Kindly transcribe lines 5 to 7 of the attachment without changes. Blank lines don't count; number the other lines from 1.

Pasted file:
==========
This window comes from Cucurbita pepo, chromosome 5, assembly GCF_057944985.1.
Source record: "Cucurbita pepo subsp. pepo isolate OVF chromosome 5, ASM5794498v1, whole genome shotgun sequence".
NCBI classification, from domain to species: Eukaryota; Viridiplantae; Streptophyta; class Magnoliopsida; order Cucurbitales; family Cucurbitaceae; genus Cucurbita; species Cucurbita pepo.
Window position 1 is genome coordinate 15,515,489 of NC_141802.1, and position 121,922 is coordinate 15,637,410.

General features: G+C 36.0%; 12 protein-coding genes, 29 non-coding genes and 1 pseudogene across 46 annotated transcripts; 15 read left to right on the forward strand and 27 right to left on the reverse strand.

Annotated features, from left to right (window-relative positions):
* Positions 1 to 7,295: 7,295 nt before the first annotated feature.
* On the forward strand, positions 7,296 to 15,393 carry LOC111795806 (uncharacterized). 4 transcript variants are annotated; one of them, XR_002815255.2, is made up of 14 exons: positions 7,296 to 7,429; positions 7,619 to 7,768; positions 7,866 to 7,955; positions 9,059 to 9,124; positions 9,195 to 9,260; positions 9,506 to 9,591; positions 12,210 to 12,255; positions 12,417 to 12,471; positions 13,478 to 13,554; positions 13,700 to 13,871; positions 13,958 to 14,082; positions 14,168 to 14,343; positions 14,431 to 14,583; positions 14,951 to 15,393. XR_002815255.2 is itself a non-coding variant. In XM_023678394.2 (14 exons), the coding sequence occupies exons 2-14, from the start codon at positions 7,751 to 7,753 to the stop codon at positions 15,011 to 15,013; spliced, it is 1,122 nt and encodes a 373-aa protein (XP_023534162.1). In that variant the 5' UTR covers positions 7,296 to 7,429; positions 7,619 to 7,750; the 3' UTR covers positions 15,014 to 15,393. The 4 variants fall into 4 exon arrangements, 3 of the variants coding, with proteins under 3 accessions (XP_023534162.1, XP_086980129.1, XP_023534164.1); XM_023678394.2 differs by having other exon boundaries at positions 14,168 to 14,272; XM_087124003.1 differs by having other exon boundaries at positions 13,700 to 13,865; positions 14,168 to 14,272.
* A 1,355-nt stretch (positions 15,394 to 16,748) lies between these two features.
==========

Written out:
General features: G+C 36.0%; 12 protein-coding genes, 29 non-coding genes and 1 pseudogene across 46 annotated transcripts; 15 read left to right on the forward strand and 27 right to left on the reverse strand.

Annotated features, from left to right (window-relative positions):
* Positions 1 to 7,295: 7,295 nt before the first annotated feature.